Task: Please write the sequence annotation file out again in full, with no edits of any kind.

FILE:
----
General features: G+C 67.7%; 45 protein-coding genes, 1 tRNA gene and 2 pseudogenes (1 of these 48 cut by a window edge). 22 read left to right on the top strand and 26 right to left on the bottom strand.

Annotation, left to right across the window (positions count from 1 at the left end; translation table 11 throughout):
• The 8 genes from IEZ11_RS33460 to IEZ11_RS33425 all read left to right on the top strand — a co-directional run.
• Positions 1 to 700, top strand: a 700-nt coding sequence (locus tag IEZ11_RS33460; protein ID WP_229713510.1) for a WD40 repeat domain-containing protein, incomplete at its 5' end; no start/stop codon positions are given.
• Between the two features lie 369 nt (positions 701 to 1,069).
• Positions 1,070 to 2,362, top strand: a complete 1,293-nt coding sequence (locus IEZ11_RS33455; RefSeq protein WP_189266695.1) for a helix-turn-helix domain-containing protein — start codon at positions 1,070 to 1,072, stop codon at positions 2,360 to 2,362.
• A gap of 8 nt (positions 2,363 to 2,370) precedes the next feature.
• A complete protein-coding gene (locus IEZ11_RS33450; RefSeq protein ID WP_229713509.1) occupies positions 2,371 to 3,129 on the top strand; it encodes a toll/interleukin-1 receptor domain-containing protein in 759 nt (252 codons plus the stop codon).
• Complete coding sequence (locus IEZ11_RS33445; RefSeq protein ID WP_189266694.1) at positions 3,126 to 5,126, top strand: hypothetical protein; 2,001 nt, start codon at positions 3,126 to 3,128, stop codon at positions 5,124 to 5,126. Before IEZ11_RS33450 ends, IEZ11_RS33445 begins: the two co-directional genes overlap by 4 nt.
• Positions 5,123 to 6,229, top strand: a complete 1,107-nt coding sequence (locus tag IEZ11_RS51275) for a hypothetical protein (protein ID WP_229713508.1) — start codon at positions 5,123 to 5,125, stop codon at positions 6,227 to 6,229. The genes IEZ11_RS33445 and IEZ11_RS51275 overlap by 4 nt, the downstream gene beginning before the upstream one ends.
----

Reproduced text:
General features: G+C 67.7%; 45 protein-coding genes, 1 tRNA gene and 2 pseudogenes (1 of these 48 cut by a window edge). 22 read left to right on the top strand and 26 right to left on the bottom strand.

Annotation, left to right across the window (positions count from 1 at the left end; translation table 11 throughout):
• The 8 genes from IEZ11_RS33460 to IEZ11_RS33425 all read left to right on the top strand — a co-directional run.
• Positions 1 to 700, top strand: a 700-nt coding sequence (locus tag IEZ11_RS33460; protein ID WP_229713510.1) for a WD40 repeat domain-containing protein, incomplete at its 5' end; no start/stop codon positions are given.
• Between the two features lie 369 nt (positions 701 to 1,069).
• Positions 1,070 to 2,362, top strand: a complete 1,293-nt coding sequence (locus IEZ11_RS33455; RefSeq protein WP_189266695.1) for a helix-turn-helix domain-containing protein — start codon at positions 1,070 to 1,072, stop codon at positions 2,360 to 2,362.
• A gap of 8 nt (positions 2,363 to 2,370) precedes the next feature.
• A complete protein-coding gene (locus IEZ11_RS33450; RefSeq protein ID WP_229713509.1) occupies positions 2,371 to 3,129 on the top strand; it encodes a toll/interleukin-1 receptor domain-containing protein in 759 nt (252 codons plus the stop codon).
• Complete coding sequence (locus IEZ11_RS33445; RefSeq protein ID WP_189266694.1) at positions 3,126 to 5,126, top strand: hypothetical protein; 2,001 nt, start codon at positions 3,126 to 3,128, stop codon at positions 5,124 to 5,126. Before IEZ11_RS33450 ends, IEZ11_RS33445 begins: the two co-directional genes overlap by 4 nt.
• Positions 5,123 to 6,229, top strand: a complete 1,107-nt coding sequence (locus tag IEZ11_RS51275) for a hypothetical protein (protein ID WP_229713508.1) — start codon at positions 5,123 to 5,125, stop codon at positions 6,227 to 6,229. The genes IEZ11_RS33445 and IEZ11_RS51275 overlap by 4 nt, the downstream gene beginning before the upstream one ends.